Cyclone Sitrang has already formed in the Bay of Bengal, and its impact on the Indian mainland — particularly the country’s eastern, northeastern, and southern parts — is now imminent. However, certain states would bear a disproportionate share of the damage, as they face a reduced Diwali celebration as a result of the rainy weather.

Cyclone Sitrang is forecasted to make landfall near the West Bengal-Bangladesh border. According to the most recent India Meteorological Department (IMD) bulletin, the system is currently a low-pressure area over the north Andaman Sea and its neighboring territories in the south Andaman Sea and the southeast Bay of Bengal.


It is forecasted to move west-northwest from here, condensing into a depression across east-central and neighboring southeast BoB around October 22, and then becoming a deep depression on October 23.

It will then recurve north and become a Cyclonic Storm across west-central and neighboring east-central BoB by next Monday, October 24. Once the system has strengthened into a cyclone, it will be named Sitrang.

Then, on October 25, it will gradually move north-northeastward, skirting the Odisha coast and approaching the West Bengal-Bangladesh beaches.

The forecasts for the landfall site have remained conflicting between models. The ECMWF expects Sitrang will make landfall as a Cyclonic Storm (63-88 kmph) near the West Bengal-Bangladesh beaches by Wednesday afternoon, while the GFS predicts the storm will make landfall as a Severe Cyclonic Storm early Tuesday morning over the coast of eastern Bangladesh (89-117 kmph).

Sitrang’s anticipated influence on East and Northeast India

The wet onshore winds wrapping around Cyclone Sitrang will begin to impact the weather in the region surrounding the Bay even before it makes landfall over India and/or Bangladesh, according to The Weather Channel’s forecast team.

The International Meteorological Department forecasted widespread light to moderate rain with isolated heavy rain (64.5 mm-115.5 mm) for the Andaman and Nicobar Islands from Friday to Sunday, October 21-23.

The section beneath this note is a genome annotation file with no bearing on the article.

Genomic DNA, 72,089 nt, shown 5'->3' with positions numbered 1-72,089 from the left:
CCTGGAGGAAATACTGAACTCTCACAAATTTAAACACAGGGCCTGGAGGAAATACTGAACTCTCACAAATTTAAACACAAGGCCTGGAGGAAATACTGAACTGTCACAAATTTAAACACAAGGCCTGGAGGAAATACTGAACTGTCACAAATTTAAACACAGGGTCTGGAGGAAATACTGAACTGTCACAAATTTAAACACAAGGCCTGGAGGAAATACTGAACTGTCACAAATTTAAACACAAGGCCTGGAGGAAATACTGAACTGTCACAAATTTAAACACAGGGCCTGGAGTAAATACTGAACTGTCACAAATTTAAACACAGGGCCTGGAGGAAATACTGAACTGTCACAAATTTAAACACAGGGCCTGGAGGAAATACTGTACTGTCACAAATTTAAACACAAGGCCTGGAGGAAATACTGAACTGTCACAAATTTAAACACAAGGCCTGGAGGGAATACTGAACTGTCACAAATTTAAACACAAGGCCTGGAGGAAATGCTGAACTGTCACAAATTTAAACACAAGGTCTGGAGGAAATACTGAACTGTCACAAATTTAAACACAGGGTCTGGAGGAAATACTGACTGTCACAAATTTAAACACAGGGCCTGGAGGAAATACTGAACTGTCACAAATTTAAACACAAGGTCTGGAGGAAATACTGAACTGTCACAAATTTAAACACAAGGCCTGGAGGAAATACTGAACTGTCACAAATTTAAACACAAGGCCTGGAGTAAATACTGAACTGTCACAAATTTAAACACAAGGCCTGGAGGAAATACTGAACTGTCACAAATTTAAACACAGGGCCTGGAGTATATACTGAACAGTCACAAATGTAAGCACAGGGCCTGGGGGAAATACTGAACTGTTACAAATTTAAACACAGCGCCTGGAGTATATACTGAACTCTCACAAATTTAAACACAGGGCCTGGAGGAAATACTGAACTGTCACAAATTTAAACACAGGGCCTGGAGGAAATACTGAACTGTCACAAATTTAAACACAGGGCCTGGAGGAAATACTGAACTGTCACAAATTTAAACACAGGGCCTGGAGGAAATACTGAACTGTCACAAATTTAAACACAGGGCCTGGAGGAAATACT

The eastern states of Odisha and Gangetic West Bengal appear to be in for an explosive start to Diwali (albeit perhaps not in the way they would have preferred), and the entire festival week may remain wet.

They can anticipate scattered to moderately widespread showers with isolated heavy to very heavy downpours (64.5 mm-204 mm), thunderstorms, and lightning, as well as possibly more, on Monday and Tuesday (October 24-25). On Wednesday, the precipitation across Gangetic West Bengal could intensify into extremely heavy rain (October 26). (204 mm).

The northeastern states of Nagaland, Manipur, Mizoram, and Tripura may have scattered heavy rains on Monday and Tuesday, with isolated extremely heavy showers possible on Wednesday.

Weather warnings

In light of these forecasts, the IMD has issued an orange alert (‘be prepared for inclement weather’) for Monday and Tuesday in Odisha and West Bengal. These notifications may become more widespread and enhanced as the week goes on.

Winds in the Bay of Bengal are anticipated to reach 40-50 km/h in the south on Friday, 45-50 km/h in the north, east, and central BoB on Saturday, and 50-60 km/h with gusts to 70 km on Sunday, 60-70 km/h with gusts to 80 km on Monday, and 65-75 km/h with gusts to 85 km on Tuesday. As a result, fishermen have been advised not to venture out into the sea while the cyclone remains active.

As the week progresses, the IMD will provide more information on the region’s weekly forecasts, as well as specific updates on how Cyclone Sitrang will move inside the Bay and where it will make landfall.

Odisha’s Revenue and Disaster Management Minister, Pramila Mallick, stated that all district and coastal region officials have been instructed to be prepared for the impending disaster. On Monday, the system is predicted to move parallel to the state’s coast, bringing heavy rain.

The North Indian Ocean cyclone season in 2022 is a recurring occurrence in the annual cycle of tropical storm development. The North Indian Ocean cyclone season has no official borders, however, cyclones tend to form between April and December, with a peak from May to November. Traditionally, these dates delimit the time of year when the bulk of tropical cyclones forms in the northern Indian Ocean.

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